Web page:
Friday, October 12, 2018


The 2018 Atlantic Hurricane season apparently has not yet run out of “Greatest Hits” to release, in a negative, calamitous way. August 31 through early September saw the Carolinas and its environs be hammered by Hurricane Florence from Cape Verde, causing storm surges that flooded areas along the coast and major river systems in North Carolina, and isolated the city of Wilmington from the rest of the mainland for some time. The weather disturbances that followed Florence were tropical storms that did little. But Hurricane Michael is a different matter. It made landfall around the Florida panhandle this week, and the results were expectedly devastating.
USA Today reports that Hurricane Michael is living up to weather predictions in terms of intensity when it barreled ashore close to Mexico Beach in Florida this Wednesday, October 10. Somewhat close in duration from September’s visit by Hurricane Florence, Michael made such an impact upon its arrival in the US that it is already being described as one of the strongest hurricanes to hit the country, and indeed the most powerful to ever make landfall in the Florida panhandle. Recorded wind speeds of 155 mph ranks it the sixth-strongest US-hitting hurricane in that category.
It is no surprised therefore that lives were lost to Hurricane Michael. One was a child casualty in Seminole County, reported killed by an uprooted tree that fell on a home early morning of Thursday, October 11. A similar fate befell the other victim in Wednesday, this time a man from Greensboro. As Michael passed Florida and rages across Georgia, electricity was cut to around half a million residences and businesses in both states and also nearby Alabama for possibly weeks. This is something that the Federal Emergency Management Agency is stating would only increase as the storm travels inland.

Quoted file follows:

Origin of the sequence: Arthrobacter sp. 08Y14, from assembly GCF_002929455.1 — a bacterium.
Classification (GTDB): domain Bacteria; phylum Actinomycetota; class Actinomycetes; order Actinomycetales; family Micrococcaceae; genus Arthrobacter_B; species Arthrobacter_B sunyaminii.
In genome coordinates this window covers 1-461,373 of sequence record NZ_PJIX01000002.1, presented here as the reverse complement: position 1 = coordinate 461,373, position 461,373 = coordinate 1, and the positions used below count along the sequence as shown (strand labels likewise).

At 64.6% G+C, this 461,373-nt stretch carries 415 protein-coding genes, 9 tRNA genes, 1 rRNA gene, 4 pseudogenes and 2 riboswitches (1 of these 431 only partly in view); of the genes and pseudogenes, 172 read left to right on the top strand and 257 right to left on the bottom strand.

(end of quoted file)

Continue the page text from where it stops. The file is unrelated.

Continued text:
President Donald Trump described Hurricane Michael as a “a tough wind storm” during a late-night Fox News interview regarding the ongoing crisis. “So, to a certain extent, we don’t know (the full scope) because it’s so dark and all the electric is out. But we hear there’s a lot of damage,” remarked Trump on the situation reports from Florida. “And it’s a tremendous wind damage. Tremendous, a lot of things are blown over. Hopefully not houses with people in them.”
And the nightmare is not over. Already the path of Hurricane Michael is being turned north and east, 30 miles west of Augusta, Georgia. By Thursday night it is expected to cross into South Carolina, recently affected by Hurricane Florence, before returning to the Mid-Atlantic coast on Friday, October 12.
Image: The Globe and Mail


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